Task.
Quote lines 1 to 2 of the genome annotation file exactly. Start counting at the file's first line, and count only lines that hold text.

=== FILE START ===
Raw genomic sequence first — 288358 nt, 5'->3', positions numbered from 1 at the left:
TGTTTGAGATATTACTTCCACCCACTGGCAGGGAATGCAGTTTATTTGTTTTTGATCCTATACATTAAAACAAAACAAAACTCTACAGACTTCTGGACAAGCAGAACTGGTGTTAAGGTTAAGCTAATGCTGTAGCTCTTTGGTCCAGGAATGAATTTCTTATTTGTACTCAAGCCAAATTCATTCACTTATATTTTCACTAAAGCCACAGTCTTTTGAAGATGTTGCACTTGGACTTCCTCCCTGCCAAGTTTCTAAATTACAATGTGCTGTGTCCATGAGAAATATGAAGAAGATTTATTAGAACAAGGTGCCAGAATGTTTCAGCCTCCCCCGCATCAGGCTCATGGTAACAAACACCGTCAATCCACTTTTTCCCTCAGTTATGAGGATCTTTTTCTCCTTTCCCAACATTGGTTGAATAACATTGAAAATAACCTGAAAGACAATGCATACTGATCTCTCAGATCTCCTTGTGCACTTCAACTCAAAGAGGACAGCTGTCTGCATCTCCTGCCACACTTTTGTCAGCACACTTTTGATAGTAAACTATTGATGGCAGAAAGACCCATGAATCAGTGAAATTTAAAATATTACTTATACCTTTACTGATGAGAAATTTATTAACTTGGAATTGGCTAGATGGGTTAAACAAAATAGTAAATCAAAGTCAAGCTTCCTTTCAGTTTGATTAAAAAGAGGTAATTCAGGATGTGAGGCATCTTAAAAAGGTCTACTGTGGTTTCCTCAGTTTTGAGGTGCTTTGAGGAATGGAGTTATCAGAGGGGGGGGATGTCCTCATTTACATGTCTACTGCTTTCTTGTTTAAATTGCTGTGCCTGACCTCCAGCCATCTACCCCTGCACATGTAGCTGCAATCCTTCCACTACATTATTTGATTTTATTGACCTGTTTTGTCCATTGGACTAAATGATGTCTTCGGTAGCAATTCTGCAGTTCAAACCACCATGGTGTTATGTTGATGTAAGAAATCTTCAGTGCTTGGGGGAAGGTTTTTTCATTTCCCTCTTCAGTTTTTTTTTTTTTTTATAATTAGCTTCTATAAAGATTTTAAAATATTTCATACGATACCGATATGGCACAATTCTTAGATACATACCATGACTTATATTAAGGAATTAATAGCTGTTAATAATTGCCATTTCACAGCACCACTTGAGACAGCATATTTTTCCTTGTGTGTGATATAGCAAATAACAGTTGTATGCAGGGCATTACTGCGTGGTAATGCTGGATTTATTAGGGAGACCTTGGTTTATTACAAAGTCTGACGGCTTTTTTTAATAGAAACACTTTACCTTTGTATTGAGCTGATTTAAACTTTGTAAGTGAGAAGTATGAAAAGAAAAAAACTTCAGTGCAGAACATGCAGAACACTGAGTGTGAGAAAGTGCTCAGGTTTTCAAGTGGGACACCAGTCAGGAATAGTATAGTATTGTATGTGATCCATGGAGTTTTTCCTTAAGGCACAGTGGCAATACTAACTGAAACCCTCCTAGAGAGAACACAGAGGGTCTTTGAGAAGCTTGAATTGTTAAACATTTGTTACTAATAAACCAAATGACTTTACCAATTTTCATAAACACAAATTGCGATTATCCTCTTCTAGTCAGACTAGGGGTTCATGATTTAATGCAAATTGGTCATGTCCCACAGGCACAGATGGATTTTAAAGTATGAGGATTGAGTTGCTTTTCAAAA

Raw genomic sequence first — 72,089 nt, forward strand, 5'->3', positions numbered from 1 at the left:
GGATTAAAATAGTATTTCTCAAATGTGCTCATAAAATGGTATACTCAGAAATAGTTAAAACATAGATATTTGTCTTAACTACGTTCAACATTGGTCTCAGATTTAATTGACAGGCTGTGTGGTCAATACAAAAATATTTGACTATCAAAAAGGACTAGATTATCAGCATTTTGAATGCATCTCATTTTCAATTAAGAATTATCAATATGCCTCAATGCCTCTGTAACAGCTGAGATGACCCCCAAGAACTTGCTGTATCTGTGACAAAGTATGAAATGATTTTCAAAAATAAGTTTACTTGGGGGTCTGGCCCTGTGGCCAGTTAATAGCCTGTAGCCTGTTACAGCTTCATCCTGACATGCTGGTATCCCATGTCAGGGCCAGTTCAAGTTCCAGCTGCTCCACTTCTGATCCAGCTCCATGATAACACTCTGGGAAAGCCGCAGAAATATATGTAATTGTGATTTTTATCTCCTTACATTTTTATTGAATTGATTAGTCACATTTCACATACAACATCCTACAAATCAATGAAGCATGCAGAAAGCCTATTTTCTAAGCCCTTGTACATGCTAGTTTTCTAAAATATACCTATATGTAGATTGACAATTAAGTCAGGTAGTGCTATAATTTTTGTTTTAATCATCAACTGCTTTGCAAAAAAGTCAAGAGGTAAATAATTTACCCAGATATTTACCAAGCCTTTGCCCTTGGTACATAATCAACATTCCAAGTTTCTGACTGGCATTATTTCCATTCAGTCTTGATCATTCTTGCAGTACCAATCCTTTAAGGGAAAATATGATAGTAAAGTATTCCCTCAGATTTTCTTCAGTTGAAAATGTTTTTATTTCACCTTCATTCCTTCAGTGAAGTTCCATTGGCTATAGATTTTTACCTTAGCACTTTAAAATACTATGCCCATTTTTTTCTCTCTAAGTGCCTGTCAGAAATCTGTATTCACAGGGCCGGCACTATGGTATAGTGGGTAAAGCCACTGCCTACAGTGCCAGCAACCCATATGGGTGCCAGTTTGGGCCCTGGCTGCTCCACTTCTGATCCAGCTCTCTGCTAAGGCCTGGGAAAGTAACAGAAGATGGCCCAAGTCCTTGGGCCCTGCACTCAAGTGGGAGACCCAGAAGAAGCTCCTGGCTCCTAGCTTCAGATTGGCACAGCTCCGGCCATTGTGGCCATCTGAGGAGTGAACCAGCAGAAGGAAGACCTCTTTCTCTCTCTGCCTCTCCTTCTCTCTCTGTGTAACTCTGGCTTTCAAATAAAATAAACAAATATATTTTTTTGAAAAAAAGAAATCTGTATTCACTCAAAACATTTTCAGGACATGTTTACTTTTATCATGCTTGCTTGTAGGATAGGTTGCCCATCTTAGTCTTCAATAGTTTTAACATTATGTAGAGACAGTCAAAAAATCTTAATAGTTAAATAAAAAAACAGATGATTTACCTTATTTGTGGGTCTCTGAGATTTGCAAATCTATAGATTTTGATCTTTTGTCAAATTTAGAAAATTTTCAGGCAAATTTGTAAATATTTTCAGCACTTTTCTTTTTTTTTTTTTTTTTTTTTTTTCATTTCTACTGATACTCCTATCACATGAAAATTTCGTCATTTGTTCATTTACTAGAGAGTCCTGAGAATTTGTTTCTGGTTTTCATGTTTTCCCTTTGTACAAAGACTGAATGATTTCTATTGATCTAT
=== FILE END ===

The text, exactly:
Raw genomic sequence first — 288358 nt, 5'->3', positions numbered from 1 at the left:
TGTTTGAGATATTACTTCCACCCACTGGCAGGGAATGCAGTTTATTTGTTTTTGATCCTATACATTAAAACAAAACAAAACTCTACAGACTTCTGGACAAGCAGAACTGGTGTTAAGGTTAAGCTAATGCTGTAGCTCTTTGGTCCAGGAATGAATTTCTTATTTGTACTCAAGCCAAATTCATTCACTTATATTTTCACTAAAGCCACAGTCTTTTGAAGATGTTGCACTTGGACTTCCTCCCTGCCAAGTTTCTAAATTACAATGTGCTGTGTCCATGAGAAATATGAAGAAGATTTATTAGAACAAGGTGCCAGAATGTTTCAGCCTCCCCCGCATCAGGCTCATGGTAACAAACACCGTCAATCCACTTTTTCCCTCAGTTATGAGGATCTTTTTCTCCTTTCCCAACATTGGTTGAATAACATTGAAAATAACCTGAAAGACAATGCATACTGATCTCTCAGATCTCCTTGTGCACTTCAACTCAAAGAGGACAGCTGTCTGCATCTCCTGCCACACTTTTGTCAGCACACTTTTGATAGTAAACTATTGATGGCAGAAAGACCCATGAATCAGTGAAATTTAAAATATTACTTATACCTTTACTGATGAGAAATTTATTAACTTGGAATTGGCTAGATGGGTTAAACAAAATAGTAAATCAAAGTCAAGCTTCCTTTCAGTTTGATTAAAAAGAGGTAATTCAGGATGTGAGGCATCTTAAAAAGGTCTACTGTGGTTTCCTCAGTTTTGAGGTGCTTTGAGGAATGGAGTTATCAGAGGGGGGGGATGTCCTCATTTACATGTCTACTGCTTTCTTGTTTAAATTGCTGTGCCTGACCTCCAGCCATCTACCCCTGCACATGTAGCTGCAATCCTTCCACTACATTATTTGATTTTATTGACCTGTTTTGTCCATTGGACTAAATGATGTCTTCGGTAGCAATTCTGCAGTTCAAACCACCATGGTGTTATGTTGATGTAAGAAATCTTCAGTGCTTGGGGGAAGGTTTTTTCATTTCCCTCTTCAGTTTTTTTTTTTTTTTATAATTAGCTTCTATAAAGATTTTAAAATATTTCATACGATACCGATATGGCACAATTCTTAGATACATACCATGACTTATATTAAGGAATTAATAGCTGTTAATAATTGCCATTTCACAGCACCACTTGAGACAGCATATTTTTCCTTGTGTGTGATATAGCAAATAACAGTTGTATGCAGGGCATTACTGCGTGGTAATGCTGGATTTATTAGGGAGACCTTGGTTTATTACAAAGTCTGACGGCTTTTTTTAATAGAAACACTTTACCTTTGTATTGAGCTGATTTAAACTTTGTAAGTGAGAAGTATGAAAAGAAAAAAACTTCAGTGCAGAACATGCAGAACACTGAGTGTGAGAAAGTGCTCAGGTTTTCAAGTGGGACACCAGTCAGGAATAGTATAGTATTGTATGTGATCCATGGAGTTTTTCCTTAAGGCACAGTGGCAATACTAACTGAAACCCTCCTAGAGAGAACACAGAGGGTCTTTGAGAAGCTTGAATTGTTAAACATTTGTTACTAATAAACCAAATGACTTTACCAATTTTCATAAACACAAATTGCGATTATCCTCTTCTAGTCAGACTAGGGGTTCATGATTTAATGCAAATTGGTCATGTCCCACAGGCACAGATGGATTTTAAAGTATGAGGATTGAGTTGCTTTTCAAAA